Skilled cancer surgeon thrilled to be operating at The Miriam

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If Anna and Leonid Gershman hadn’t decided to escape anti-Semitism and seek a better life by leaving the Soviet Union nearly 30 years ago, their son might not have become the up-and-coming surgeon he is today in Providence – and at a hospital founded and supported by the Jewish community.

Boris Gershman was only five when he and his parents emigrated from St. Petersburg, known then as Leningrad.  Now, many miles and many years later, he’s an expert in urologic oncology and the newest member of the team of physicians at the Minimally Invasive Urology Institute (MIUI), based at The Miriam Hospital.

It’s a journey that has spanned continents and cultures, but which has also brought Dr. Gershman right back to Rhode Island, where he graduated from Barrington High School and Brown University. 

Gershman says that coming to work at The Miriam in 2016 has brought him closer to his Jewish roots. 

“This is the first Jewish hospital that I’ve trained or worked at,” he said. “When I walk in the doors, it certainly feels familiar.”

Referring to the plaques on the hospital walls listing the many Jewish benefactors, and having attended this year’s hospital gala, he says, “You can tell the community is incredibly connected and has been for many, many years.  You can feel the rich tradition and devotion as you walk through the hospital.”

In the Soviet Union, Gershman’s parents endured discrimination and found few opportunities to improve their lives, so they took advantage of an opportunity to legally leave the country in 1988. They weren’t permitted to go directly to the United States, but eventually made their way here after obtaining refugee status.

They moved often after arriving in the United States, but ultimately settled down in Rhode Island.  His parents were eventually able to resume their careers, but it didn’t come easy.  For example, his father, a physician, worked construction jobs and delivered pizzas to support the family early on before repeating his medical training.

Meanwhile, the Gershmans did everything they could to provide opportunities for their only son. After graduating from Brown, Gershman attended medical school at the University of Pennsylvania. That led to a residency at Massachusetts General Hospital, followed by a prestigious fellowship in urologic oncology at the Mayo Clinic, in Rochester, Minnesota.  He had extensive training in both laparoscopic and robotic surgery – which allow for quicker recovery, fewer complications and reduced blood loss — as well as open surgery.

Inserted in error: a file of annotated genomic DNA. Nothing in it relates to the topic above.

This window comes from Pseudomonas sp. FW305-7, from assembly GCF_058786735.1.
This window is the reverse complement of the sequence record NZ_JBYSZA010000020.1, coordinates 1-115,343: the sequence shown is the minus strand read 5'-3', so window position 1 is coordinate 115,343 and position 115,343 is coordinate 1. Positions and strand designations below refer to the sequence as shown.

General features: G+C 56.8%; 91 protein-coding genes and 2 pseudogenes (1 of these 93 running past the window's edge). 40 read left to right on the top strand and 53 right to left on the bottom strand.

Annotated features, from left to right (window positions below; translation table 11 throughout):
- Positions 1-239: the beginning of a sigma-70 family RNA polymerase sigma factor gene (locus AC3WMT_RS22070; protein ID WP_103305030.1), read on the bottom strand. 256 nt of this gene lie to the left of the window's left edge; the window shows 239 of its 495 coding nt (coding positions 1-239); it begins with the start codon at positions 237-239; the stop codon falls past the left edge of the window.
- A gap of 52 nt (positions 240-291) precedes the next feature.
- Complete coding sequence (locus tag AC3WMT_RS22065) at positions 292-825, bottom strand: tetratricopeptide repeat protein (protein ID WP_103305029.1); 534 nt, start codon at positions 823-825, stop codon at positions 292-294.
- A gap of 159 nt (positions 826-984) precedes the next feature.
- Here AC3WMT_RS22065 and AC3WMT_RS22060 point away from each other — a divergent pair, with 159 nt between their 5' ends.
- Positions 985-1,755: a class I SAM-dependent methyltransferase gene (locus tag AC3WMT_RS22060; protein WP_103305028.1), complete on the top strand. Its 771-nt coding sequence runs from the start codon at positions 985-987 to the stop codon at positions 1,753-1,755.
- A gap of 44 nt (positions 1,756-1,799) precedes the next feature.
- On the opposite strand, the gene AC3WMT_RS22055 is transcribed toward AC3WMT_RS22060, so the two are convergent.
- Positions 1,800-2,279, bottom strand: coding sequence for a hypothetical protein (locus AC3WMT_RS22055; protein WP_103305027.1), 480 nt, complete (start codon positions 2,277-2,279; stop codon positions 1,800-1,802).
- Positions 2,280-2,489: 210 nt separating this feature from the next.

Dr. Gershman was thrilled at the opportunity to not only return to Barrington with his wife, Shanna, and their two children, but to join the Minimally Invasive Urology Institute. Established in 2015, its veteran team – including Doctors Dragan Golijanin,  Joseph Renzulli and Gyan Pareek – has quickly earned a reputation for expertise in treating cancers of the kidney, prostate and bladder, as well as kidney stones and urinary dysfunction from enlarged prostates. When doctors elsewhere in the state have difficult cases, the patients are often referred to the MIUI.

An avid researcher, Gershman led a study, published in the Journal of Urology in July, that found that conducting a high volume of robot-assisted radical prostatectomies (removal of the entire prostate and some surrounding tissue) was associated with improved outcomes.

Little did he know that his skills were in such high demand in Rhode Island.

“Growing up here, I didn’t have much of an appreciation for the health-care environment or the needs of the state,” he says. “I didn’t know that we had the highest per capita incidence of bladder cancer in the nation. So it’s fitting that I went into urologic oncology and fell into this opportunity here in Rhode Island.... There are a lot of urologic oncology needs here.”

Now, he says, “My biggest satisfaction is when I can connect with my patients – to help them understand their cancer diagnosis, to help them make treatment decisions, to help them through surgery, and to maintain relationships with them for years to come. It’s rewarding  –  it’s why I went into medicine.”

RICH SALIT is a senior public relations officer at The Miriam Hospital.